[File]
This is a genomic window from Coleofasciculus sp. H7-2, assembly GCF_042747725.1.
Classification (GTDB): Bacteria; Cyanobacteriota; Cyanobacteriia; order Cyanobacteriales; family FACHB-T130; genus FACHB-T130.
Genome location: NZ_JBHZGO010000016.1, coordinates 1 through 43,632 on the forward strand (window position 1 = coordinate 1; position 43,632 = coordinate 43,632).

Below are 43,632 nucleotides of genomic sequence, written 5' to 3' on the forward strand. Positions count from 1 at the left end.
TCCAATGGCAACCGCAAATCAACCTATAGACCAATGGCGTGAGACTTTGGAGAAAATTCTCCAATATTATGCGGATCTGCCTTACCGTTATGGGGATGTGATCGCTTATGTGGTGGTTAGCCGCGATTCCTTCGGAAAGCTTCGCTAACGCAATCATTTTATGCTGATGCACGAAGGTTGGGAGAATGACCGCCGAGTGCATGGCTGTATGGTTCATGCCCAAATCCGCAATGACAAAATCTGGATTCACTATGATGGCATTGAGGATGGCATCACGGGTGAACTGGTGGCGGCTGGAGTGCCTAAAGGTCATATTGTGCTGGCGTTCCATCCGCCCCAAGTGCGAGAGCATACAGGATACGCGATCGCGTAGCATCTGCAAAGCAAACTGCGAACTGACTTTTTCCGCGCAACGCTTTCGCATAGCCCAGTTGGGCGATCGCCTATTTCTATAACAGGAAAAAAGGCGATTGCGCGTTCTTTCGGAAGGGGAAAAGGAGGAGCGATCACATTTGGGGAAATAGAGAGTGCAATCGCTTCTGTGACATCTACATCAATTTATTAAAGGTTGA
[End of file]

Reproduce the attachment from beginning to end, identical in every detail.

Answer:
This is a genomic window from Coleofasciculus sp. H7-2, assembly GCF_042747725.1.
Classification (GTDB): Bacteria; Cyanobacteriota; Cyanobacteriia; order Cyanobacteriales; family FACHB-T130; genus FACHB-T130.
Genome location: NZ_JBHZGO010000016.1, coordinates 1 through 43,632 on the forward strand (window position 1 = coordinate 1; position 43,632 = coordinate 43,632).

Below are 43,632 nucleotides of genomic sequence, written 5' to 3' on the forward strand. Positions count from 1 at the left end.
TCCAATGGCAACCGCAAATCAACCTATAGACCAATGGCGTGAGACTTTGGAGAAAATTCTCCAATATTATGCGGATCTGCCTTACCGTTATGGGGATGTGATCGCTTATGTGGTGGTTAGCCGCGATTCCTTCGGAAAGCTTCGCTAACGCAATCATTTTATGCTGATGCACGAAGGTTGGGAGAATGACCGCCGAGTGCATGGCTGTATGGTTCATGCCCAAATCCGCAATGACAAAATCTGGATTCACTATGATGGCATTGAGGATGGCATCACGGGTGAACTGGTGGCGGCTGGAGTGCCTAAAGGTCATATTGTGCTGGCGTTCCATCCGCCCCAAGTGCGAGAGCATACAGGATACGCGATCGCGTAGCATCTGCAAAGCAAACTGCGAACTGACTTTTTCCGCGCAACGCTTTCGCATAGCCCAGTTGGGCGATCGCCTATTTCTATAACAGGAAAAAAGGCGATTGCGCGTTCTTTCGGAAGGGGAAAAGGAGGAGCGATCACATTTGGGGAAATAGAGAGTGCAATCGCTTCTGTGACATCTACATCAATTTATTAAAGGTTGA